Despite the Ordnance Survey's (OS) successes in widening provision for small groups such as academics and schoolchildren, the OS has not been able to create mechanisms that widen access to its core geodata for other non- governmental public uses. With its strong focus on cost recovery and development of new revenue models this does seem to be a conflict of interest. The Office of Public Sector Information (OPSI) is reported to agree that there is 'substance to to complaints from commercial mapping firms that OS has been "obstructive and slow" in licensing its data.' (The Guardian, 23/3/06). Whilst the OS disputes the findings of the OPSI, it also disputes the conclusion of Comptroller and Auditor General, National Audit Office regarding how it values the National Geographic Database (NGD) which it 'owns':

"In my opinion: in view of the effect of the decision not to capitalise the data held in Ordnance Survey's geospatial databases as a tangible fixed asset in accordance with Financial Reporting Standard 15, the financial statements do not give a true and fair view of the state of affairs of Ordnance Survey at 31 March 2005 or of its surplus, total recognised gains and losses and cash flows for the year then ended"

(source: OS Annual Report 2004-05, 13 June 2005)

This is not the first time the Auditor General has qualified the OS's accounts, in fact he has done so every year since it acquired Trading Fund status. The issue of valuing the NGD as an asset is complicated and open to different interpretations as to whether the OS's or the Auditor General's opinions offer the best value for taxpayers. However, it does highlight an increasing sense of frustration where a government department operates as an effective self-regulating monopoly controlling access to a public asset funded for over two hundred years by the taxpayer.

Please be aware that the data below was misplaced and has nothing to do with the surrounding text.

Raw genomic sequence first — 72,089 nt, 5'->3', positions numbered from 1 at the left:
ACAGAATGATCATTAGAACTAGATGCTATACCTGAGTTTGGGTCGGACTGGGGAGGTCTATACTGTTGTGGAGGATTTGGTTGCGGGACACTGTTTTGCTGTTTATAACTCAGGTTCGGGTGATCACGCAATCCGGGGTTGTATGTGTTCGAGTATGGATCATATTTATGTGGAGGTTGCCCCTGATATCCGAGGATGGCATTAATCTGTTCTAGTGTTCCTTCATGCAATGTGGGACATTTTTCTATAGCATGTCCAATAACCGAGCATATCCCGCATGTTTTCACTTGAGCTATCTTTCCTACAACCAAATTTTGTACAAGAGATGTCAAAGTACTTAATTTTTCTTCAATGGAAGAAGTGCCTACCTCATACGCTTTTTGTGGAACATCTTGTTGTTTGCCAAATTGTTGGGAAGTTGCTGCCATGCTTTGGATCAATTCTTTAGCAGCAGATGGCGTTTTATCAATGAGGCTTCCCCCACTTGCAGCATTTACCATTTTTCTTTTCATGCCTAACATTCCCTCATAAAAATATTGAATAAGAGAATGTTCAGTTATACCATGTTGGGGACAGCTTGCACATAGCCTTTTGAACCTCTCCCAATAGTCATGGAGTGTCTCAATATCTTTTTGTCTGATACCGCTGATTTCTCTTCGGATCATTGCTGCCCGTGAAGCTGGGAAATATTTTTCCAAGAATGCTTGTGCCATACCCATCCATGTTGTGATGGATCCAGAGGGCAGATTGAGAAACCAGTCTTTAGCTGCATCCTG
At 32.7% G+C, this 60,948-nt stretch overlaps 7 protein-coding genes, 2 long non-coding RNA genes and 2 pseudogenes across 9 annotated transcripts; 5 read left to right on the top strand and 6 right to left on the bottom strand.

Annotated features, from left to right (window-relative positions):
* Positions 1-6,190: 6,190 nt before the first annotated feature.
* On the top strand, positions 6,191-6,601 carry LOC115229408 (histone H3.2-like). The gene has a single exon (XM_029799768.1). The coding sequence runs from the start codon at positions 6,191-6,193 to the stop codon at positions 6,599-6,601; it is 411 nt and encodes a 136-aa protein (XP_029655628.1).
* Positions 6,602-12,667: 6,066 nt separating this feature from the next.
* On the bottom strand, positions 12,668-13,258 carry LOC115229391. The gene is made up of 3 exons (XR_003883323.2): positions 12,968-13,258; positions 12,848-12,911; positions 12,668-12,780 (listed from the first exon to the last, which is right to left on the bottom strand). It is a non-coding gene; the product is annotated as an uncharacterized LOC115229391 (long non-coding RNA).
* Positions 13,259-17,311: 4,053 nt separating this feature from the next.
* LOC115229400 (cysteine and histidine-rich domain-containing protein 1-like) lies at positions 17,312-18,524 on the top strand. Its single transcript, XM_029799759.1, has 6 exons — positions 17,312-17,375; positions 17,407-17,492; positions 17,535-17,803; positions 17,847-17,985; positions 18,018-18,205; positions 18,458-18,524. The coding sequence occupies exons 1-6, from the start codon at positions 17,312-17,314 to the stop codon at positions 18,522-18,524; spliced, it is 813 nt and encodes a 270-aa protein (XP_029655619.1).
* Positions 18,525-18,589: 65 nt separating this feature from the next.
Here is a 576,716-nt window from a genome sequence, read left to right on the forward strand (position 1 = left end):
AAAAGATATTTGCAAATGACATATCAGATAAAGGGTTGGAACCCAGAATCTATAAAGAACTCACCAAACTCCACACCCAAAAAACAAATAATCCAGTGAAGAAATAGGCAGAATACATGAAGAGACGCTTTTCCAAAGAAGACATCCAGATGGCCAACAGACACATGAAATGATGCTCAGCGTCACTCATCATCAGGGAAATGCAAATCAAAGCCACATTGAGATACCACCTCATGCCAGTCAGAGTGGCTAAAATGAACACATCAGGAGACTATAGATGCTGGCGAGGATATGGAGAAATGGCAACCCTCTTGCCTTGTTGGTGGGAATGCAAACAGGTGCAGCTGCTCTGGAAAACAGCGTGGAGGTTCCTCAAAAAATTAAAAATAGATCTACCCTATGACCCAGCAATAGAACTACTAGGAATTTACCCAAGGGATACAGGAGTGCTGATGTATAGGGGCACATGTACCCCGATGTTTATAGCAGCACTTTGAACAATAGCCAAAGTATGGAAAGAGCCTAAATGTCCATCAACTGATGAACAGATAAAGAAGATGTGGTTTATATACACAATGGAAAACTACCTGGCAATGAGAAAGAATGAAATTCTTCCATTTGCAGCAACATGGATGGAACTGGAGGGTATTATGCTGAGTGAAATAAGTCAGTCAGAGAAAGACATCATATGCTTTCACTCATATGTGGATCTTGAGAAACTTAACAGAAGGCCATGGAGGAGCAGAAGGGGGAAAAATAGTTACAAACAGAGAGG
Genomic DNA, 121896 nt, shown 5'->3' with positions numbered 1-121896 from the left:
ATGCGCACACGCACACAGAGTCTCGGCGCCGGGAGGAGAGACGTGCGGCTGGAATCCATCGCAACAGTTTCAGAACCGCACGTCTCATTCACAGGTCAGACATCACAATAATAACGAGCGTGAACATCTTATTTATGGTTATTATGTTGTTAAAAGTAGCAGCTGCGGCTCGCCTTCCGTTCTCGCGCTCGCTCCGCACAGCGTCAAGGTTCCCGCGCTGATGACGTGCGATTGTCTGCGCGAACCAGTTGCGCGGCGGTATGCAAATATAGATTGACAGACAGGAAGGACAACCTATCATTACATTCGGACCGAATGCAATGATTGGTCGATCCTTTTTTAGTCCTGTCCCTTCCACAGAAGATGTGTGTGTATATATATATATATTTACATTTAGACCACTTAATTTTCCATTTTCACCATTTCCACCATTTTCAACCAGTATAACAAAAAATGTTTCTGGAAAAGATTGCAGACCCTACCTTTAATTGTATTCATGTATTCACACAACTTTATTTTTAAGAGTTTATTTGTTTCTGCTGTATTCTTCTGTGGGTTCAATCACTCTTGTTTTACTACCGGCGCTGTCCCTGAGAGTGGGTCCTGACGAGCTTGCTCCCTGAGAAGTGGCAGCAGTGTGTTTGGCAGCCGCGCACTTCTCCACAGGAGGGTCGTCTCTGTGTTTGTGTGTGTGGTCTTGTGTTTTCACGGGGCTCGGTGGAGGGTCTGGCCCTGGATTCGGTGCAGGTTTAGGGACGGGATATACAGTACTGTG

A Modest Proposal
One potential solution for the licensing impasse would be to separate the functions of the OS into two different components: one part being responsible for maintaining the National Geographic Database and providing access to it on a 'cost of reproduction' basis to all who wish to use it, and another part which continues the OS's legacy of innovation and product development but which derives no commercial or competitive advantage from controlling the NGD.

A possible model for this kind of separation of inheritance and service provision is the recent regulation of BT which separated the core national telephone network (which BT inherited on privatisation and has maintained and upgraded constantly since) from its own retail and business services provision. This separation was enforced to create a more fair and level playing field in the local loop unbundling of telecom services (through the new entity, Openreach) which had failed to gain momentum whilst BT retained control of the network and the exchanges and was competing with other companies wishing to install their own equipment and offer competitive services.

If the National Geographic Database were be accessible to anyone – including the OS itself – at no more than the cost of reproduction of the data, then the monopoly which the OS has inherited as a trading fund would be dissolved and new entrants would be just as able to deliver innovative new uses of GIS as the OS and other incumbents are today.

Posted by Giles Lane at 11:23 AM